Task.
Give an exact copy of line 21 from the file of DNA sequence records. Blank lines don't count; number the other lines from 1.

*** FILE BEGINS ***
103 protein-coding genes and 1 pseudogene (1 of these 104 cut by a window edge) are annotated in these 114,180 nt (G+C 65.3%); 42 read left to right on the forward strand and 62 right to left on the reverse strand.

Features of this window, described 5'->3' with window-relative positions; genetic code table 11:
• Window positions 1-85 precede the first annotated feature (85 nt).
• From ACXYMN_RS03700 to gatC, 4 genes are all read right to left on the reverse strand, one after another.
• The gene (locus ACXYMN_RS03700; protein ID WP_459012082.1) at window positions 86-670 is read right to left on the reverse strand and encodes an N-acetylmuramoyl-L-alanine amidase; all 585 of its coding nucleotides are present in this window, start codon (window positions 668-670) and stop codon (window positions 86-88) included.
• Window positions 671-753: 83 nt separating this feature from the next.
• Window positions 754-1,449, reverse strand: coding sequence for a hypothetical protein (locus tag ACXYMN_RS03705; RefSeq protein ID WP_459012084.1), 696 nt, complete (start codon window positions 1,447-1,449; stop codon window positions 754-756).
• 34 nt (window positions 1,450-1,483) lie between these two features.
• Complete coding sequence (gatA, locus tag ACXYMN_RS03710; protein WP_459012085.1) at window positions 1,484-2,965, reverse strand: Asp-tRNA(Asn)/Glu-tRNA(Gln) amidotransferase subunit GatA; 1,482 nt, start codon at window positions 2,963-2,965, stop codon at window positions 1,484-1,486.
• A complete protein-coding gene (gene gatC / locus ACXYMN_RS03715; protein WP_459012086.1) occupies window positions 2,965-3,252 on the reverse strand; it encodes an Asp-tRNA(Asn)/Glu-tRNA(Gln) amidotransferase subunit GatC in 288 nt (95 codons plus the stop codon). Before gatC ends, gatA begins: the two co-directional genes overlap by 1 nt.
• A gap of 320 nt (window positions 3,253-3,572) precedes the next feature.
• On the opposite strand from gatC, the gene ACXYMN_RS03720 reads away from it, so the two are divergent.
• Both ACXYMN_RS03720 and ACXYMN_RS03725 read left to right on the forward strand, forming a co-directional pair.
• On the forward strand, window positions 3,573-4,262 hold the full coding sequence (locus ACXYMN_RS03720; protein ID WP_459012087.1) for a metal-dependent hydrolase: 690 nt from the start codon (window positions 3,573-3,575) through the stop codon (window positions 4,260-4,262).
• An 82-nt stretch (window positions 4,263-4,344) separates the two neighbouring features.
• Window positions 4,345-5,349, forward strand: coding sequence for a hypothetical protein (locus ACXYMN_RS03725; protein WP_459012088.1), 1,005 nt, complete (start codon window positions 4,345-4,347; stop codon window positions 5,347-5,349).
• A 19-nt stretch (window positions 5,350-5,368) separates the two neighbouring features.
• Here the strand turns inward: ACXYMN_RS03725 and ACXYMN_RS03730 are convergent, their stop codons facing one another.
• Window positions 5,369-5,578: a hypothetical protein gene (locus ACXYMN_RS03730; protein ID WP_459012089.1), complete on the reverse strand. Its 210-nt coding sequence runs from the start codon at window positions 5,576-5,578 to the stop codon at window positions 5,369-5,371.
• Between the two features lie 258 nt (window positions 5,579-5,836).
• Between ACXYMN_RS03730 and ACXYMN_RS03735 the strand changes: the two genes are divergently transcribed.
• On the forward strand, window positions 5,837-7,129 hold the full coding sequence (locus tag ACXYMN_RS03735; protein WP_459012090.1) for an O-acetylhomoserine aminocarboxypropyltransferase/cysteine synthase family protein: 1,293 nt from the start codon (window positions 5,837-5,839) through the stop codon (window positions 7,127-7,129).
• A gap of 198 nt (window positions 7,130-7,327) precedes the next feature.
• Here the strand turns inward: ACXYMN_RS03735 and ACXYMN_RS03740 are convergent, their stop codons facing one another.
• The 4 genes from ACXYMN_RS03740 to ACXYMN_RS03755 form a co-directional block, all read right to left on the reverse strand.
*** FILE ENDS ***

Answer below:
• Between ACXYMN_RS03730 and ACXYMN_RS03735 the strand changes: the two genes are divergently transcribed.